8. [web] Odd Javascript Bug

    Turns out it was an extra '\r' character, something I really should have been able to work out on my own [grin], thanks smr. Konfusius: Thanks for the tips, out of interest why do you think the typeof method is better than my current method of checking for undefined (Ignoring for now that I should be using the in operator for this anyway)? Is it because undefined isn't actually a keyword but javascript interprets it as a variable that I haven't defined and thus has the type undefined so appears to act like an 'undefined' keyword would in this instance should it exist?
  9. Hi, I have the following snippet of javascript code which is acting in a rather odd way var firstNewLine = content.indexOf('\n'); if(firstNewLine == -1) { return {description : content}; } var typeString = content.substring(0, firstNewLine); typeString = typeString.toLowerCase() //other stuff if(imageDict[typeString] == undefined) { //other stuff } In a particular run typeString ends up getting set to "bar" when I then index imageDict using this I get undefined. This is odd as when using the Chrome debugger if I place a breakpoint on the second if statement it shows that imageDict does indeed have a defined entry for "bar". If I put imageDict["bar"] into the watch expressions then I get the result I expect (A path to an image file) however if I add a watch expression for imageDict[typeString] I get undefined. So when the code actually runs the expression in the second if statement evaluates to true. So it appears I have two strings "bar" and "bar" which are visually identical in their representation in the chrome debugger but javascript considers different. Can anyone shed any light on what might be happening? Note that this code works fine in other instances, it's just this one particular case.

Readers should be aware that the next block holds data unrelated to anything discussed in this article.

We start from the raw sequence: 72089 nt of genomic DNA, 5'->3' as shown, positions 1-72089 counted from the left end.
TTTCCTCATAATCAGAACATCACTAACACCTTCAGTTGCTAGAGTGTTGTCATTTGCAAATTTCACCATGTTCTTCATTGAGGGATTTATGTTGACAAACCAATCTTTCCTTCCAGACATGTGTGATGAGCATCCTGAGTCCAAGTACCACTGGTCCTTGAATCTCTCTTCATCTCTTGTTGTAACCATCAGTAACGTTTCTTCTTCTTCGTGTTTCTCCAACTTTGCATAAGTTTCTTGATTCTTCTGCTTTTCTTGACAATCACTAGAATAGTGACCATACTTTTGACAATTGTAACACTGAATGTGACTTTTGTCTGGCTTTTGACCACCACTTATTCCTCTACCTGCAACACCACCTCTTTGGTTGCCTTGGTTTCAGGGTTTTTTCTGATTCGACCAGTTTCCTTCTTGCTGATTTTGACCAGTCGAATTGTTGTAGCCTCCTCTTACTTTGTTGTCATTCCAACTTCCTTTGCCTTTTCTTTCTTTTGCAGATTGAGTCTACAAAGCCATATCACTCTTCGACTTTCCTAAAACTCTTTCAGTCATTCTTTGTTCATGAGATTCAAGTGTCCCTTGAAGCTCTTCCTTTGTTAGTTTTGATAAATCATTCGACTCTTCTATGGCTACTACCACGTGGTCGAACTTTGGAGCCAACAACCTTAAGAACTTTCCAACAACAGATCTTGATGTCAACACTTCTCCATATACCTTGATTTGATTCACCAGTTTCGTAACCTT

10. A question on design philosophy.

    Quote:It's true that the user doesn't care about the code, but as Telastyn points out, it's more a matter of extensibility than functionality. Going back to the tilemap example, I'll have functions for parsing tile information from a file and I'll start to think, "what if I want to implement a map buider?" I'll start to wonder if I should make new classes for x, or abstract y into a separate procedure. Perhaps I'm just getting a little ahead of myself. I do a similar thing when writing code, I always think about possible ways I might use it in the future and then try and get the design to work for that as well as the thing I actually want it for now, this normally leads to over engineering remember YAGNI (You ain't gonna need it). This doesn't mean you should just plow in and write precisely what you need this second with no concern for the future but when considering problems your design might have in the future think of how immediate those problems are. Is it going to trip you up tomorrow, next week, next month? Or is it potentially going to trip you up in a year when you might do something? There's only so far ahead you can accurately predict how you're actually going to use a given piece of code anyway. Design for the now with a mind for the near future (How near depends upon what you're writing), if it doesn't do quite what you want later on refactor.